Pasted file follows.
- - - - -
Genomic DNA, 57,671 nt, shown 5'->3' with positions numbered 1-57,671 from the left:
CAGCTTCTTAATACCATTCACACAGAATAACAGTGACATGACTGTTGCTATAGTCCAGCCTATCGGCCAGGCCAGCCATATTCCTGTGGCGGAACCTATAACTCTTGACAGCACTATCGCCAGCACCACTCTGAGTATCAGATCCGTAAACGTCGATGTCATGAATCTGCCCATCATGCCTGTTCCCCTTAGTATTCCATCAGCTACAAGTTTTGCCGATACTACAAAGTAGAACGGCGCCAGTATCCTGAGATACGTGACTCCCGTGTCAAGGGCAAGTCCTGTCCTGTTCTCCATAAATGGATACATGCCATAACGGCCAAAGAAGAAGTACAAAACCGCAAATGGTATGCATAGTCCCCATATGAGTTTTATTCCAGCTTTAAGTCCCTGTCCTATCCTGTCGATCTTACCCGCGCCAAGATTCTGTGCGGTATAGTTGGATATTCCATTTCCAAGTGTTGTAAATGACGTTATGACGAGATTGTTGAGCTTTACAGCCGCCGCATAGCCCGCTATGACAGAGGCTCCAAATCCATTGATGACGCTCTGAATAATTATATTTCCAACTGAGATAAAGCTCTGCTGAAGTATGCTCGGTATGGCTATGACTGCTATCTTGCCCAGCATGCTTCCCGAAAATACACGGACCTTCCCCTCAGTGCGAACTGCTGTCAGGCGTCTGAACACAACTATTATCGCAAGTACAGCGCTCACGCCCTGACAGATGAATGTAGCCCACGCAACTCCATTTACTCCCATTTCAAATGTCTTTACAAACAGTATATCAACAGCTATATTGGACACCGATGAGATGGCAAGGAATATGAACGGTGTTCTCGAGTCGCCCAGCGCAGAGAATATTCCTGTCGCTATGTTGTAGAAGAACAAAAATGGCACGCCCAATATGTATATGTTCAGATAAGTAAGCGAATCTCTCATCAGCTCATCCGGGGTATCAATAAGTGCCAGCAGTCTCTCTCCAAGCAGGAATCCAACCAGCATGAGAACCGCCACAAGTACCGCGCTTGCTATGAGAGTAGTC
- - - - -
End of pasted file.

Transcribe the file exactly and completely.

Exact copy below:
Genomic DNA, 57,671 nt, shown 5'->3' with positions numbered 1-57,671 from the left:
CAGCTTCTTAATACCATTCACACAGAATAACAGTGACATGACTGTTGCTATAGTCCAGCCTATCGGCCAGGCCAGCCATATTCCTGTGGCGGAACCTATAACTCTTGACAGCACTATCGCCAGCACCACTCTGAGTATCAGATCCGTAAACGTCGATGTCATGAATCTGCCCATCATGCCTGTTCCCCTTAGTATTCCATCAGCTACAAGTTTTGCCGATACTACAAAGTAGAACGGCGCCAGTATCCTGAGATACGTGACTCCCGTGTCAAGGGCAAGTCCTGTCCTGTTCTCCATAAATGGATACATGCCATAACGGCCAAAGAAGAAGTACAAAACCGCAAATGGTATGCATAGTCCCCATATGAGTTTTATTCCAGCTTTAAGTCCCTGTCCTATCCTGTCGATCTTACCCGCGCCAAGATTCTGTGCGGTATAGTTGGATATTCCATTTCCAAGTGTTGTAAATGACGTTATGACGAGATTGTTGAGCTTTACAGCCGCCGCATAGCCCGCTATGACAGAGGCTCCAAATCCATTGATGACGCTCTGAATAATTATATTTCCAACTGAGATAAAGCTCTGCTGAAGTATGCTCGGTATGGCTATGACTGCTATCTTGCCCAGCATGCTTCCCGAAAATACACGGACCTTCCCCTCAGTGCGAACTGCTGTCAGGCGTCTGAACACAACTATTATCGCAAGTACAGCGCTCACGCCCTGACAGATGAATGTAGCCCACGCAACTCCATTTACTCCCATTTCAAATGTCTTTACAAACAGTATATCAACAGCTATATTGGACACCGATGAGATGGCAAGGAATATGAACGGTGTTCTCGAGTCGCCCAGCGCAGAGAATATTCCTGTCGCTATGTTGTAGAAGAACAAAAATGGCACGCCCAATATGTATATGTTCAGATAAGTAAGCGAATCTCTCATCAGCTCATCCGGGGTATCAATAAGTGCCAGCAGTCTCTCTCCAAGCAGGAATCCAACCAGCATGAGAACCGCCACAAGTACCGCGCTTGCTATGAGAGTAGTC